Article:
He followed her down a long, dusky hallway floored with Italian marble, smooth and white as ancient ice. In pools of yellow light on the burgundy-painted walls hung what he took for reproductions, a van Gogh, a Renoir. Then he stopped.
“Excuse me. Is that a real Picasso?”
Erika glanced over her shoulder. “Of course. They are all originals.”
She brought him to a pair of doors from an old century, some European castle or palace, pushed one open, touched his arm, and left.
A man came forward holding a heavy crystal tumbler. He wore tan gabardine slacks pressed to a knife-edged crease, a black double-breasted blazer, a French blue shirt open at the collar, and a pale rose ascot. The visitor had never actually met someone who wore an ascot and had to keep himself from staring. The deep, resonant voice on the recordings had led him to expect someone huge and powerful, but this man was as slim as Fred Astaire and moved with the same languid grace.
A man who never hurried
, he thought.
Not once in his life
For all his elegance, there was nothing effeminate about the man. Quite the opposite; he moved through space like a perfectly balanced blade.
. Accent here, too. Faint, indistinct. Swiss? Dutch? “We are so glad you are here. You must be extremely busy.”
“You know government. Too much work, too few people. Always.”
“Always.” A handshake, mild, dry, brief. “What do you drink?”
“What are you having there?”
“Fifty-year-old Laphroaig, neat.” He held his crystal tumbler aloft. The room was high-ceilinged and dimly lit and the golden whiskey seemed to collect light from the tall white candles in brass wall sconces. There was a fireplace the two of them could have walked into. He could not see into the farthest corners of the room.
A hundred dollars a glass if it’s a cent
, he thought. “I’ll have the same, then.”
Mr. Adelheid poured him four fingers from a Baccarat decanter
on a sideboard of medieval proportions. They clinked glasses and the host spoke in German:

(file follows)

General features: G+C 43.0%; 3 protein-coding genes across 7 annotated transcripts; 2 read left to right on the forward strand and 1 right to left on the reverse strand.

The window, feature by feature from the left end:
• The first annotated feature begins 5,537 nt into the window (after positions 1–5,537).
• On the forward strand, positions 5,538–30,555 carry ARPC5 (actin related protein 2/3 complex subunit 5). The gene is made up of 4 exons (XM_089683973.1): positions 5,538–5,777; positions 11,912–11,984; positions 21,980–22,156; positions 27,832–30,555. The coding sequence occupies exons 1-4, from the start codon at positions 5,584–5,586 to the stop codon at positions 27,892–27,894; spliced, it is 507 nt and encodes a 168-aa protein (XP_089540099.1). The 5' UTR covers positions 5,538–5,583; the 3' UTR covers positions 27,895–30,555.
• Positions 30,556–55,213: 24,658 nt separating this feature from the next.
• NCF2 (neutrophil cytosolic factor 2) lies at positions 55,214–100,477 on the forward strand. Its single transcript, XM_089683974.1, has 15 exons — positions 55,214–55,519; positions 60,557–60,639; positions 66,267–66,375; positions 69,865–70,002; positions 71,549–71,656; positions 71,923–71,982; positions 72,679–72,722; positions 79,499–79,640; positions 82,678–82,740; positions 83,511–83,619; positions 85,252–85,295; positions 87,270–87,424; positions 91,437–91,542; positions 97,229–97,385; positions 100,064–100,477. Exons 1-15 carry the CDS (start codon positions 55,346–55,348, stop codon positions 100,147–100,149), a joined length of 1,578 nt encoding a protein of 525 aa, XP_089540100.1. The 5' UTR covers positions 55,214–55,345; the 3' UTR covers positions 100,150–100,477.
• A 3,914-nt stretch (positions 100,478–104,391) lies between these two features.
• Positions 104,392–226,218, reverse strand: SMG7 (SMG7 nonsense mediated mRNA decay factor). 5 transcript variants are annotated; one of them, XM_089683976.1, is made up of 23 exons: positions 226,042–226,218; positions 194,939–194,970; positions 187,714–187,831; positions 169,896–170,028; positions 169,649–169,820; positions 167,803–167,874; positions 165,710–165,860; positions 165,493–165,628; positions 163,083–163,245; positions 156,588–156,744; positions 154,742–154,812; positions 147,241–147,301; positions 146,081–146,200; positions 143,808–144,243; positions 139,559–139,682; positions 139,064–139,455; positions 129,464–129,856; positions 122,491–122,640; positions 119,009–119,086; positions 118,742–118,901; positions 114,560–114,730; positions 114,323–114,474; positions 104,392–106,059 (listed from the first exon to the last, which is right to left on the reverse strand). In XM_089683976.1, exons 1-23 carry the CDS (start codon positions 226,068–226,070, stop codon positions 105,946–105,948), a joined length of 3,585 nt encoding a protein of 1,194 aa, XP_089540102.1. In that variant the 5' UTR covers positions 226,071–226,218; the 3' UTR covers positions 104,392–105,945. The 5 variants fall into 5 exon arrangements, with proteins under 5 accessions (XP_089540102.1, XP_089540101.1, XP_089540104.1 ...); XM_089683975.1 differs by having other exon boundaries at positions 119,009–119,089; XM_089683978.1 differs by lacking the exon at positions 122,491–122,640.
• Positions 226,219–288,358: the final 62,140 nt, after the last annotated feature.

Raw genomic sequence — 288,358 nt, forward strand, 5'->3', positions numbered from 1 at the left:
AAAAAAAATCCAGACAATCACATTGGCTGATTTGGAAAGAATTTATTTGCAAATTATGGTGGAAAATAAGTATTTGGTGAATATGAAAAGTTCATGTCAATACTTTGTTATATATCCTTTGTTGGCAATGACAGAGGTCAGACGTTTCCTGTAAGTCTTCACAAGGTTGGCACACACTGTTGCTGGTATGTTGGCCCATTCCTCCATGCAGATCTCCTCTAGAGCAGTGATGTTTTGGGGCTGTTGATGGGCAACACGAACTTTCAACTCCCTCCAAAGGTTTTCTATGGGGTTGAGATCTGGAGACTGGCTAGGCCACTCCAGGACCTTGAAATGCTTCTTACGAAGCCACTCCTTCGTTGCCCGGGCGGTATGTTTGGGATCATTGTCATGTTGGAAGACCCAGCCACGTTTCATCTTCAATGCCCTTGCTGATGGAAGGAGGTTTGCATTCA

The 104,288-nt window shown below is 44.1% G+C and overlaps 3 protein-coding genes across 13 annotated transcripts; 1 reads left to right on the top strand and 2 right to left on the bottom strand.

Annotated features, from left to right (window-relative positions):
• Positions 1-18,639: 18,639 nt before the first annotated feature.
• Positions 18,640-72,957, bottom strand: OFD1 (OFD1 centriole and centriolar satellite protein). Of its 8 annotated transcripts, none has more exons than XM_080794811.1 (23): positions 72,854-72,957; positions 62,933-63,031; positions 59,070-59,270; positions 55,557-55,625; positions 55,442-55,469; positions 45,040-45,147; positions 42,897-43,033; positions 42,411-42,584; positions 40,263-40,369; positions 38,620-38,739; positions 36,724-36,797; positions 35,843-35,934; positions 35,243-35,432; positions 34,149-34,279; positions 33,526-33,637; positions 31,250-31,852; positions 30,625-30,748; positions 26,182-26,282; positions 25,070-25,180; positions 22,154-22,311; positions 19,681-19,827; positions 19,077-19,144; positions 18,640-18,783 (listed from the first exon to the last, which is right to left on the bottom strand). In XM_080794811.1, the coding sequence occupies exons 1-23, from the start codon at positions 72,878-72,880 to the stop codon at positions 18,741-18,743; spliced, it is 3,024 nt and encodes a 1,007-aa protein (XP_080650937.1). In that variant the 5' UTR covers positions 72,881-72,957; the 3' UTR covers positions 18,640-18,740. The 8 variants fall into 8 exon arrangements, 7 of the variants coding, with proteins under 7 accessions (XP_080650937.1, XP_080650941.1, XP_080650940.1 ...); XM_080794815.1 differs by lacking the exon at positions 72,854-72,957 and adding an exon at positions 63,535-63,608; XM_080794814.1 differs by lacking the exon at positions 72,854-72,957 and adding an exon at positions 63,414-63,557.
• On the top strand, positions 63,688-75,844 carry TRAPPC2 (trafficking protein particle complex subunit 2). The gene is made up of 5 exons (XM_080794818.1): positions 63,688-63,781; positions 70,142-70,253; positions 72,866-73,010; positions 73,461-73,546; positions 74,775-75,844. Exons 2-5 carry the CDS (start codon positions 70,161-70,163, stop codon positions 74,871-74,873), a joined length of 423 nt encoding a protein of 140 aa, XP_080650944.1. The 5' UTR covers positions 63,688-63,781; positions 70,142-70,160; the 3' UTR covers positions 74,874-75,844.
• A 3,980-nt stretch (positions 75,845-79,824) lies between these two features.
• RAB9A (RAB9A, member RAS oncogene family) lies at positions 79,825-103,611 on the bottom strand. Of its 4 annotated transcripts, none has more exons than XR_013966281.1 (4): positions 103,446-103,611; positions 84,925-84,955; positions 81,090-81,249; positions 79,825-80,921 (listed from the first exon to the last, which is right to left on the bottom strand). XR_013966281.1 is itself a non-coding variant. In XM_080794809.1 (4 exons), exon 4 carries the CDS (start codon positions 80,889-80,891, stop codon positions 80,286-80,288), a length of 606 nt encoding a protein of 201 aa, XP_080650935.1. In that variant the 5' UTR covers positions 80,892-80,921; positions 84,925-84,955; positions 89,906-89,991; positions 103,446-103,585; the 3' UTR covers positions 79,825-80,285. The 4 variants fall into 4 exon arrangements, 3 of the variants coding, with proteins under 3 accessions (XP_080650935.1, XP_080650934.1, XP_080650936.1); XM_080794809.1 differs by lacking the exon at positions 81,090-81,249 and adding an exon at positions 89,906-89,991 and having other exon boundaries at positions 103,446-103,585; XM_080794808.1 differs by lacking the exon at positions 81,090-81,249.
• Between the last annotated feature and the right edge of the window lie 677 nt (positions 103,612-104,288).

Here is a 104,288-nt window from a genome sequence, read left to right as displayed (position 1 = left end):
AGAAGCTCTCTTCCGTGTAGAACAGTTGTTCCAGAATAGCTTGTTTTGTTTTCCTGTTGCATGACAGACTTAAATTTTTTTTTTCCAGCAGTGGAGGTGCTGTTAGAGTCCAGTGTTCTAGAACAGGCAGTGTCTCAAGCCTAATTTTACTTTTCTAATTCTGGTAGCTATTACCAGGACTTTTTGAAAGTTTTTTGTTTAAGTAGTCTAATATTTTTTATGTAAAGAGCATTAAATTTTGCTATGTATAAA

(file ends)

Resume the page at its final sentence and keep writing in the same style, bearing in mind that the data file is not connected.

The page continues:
“Mögest du alle Tage deines Lebens leben!”
They drank, and Mr. Adelheid said, “A very old toast. Eleventh or twelfth century. From the Teutonic Order, some say. Or perhaps der Bruderschaft St. Christoph. It goes, ‘May you live all the days of your life.’ ”
“Good advice. Even if easier said than done.”
“Not if one has the means.”
He raised his own tumbler, swirled the liquor, inhaled its spirit, a scent like lightning-struck oak.
“Remarkable, isn’t it?”
“As some things are.”
“Including this house.” He could feel the halls and countless dark rooms winding around him like the passages and chambers of a great cave, dark space with weight, pressing, a sense of threat. “Is this yours?”
“Is my name on the deed? No. It belongs to a family of my acquaintance.”
“It looks very old.”
“Built in 1854 by Uriah Sadler. A shipowner.”
“What kinds of ships did he own?”
Mr. Adelheid smiled. “Fast ships with big holds and hard crews. He was a slave trader.”
He thought of the black man who had let him out of the car. “Your own crew. Impressive.”
“You mean Adou. Yes. A Ugandan. Mostly civilized.”
He saw chopped limbs, brained babies, changed the subject. “The place is huge.”
“And bigger than what you can see. Captain Sadler had unusual tastes even for a slaver. The cellar beneath is vast. Rooms with granite walls and drains. To contain the screams and flush the blood, I’ve been told.”
“A horrible time.” He could think of nothing else to say.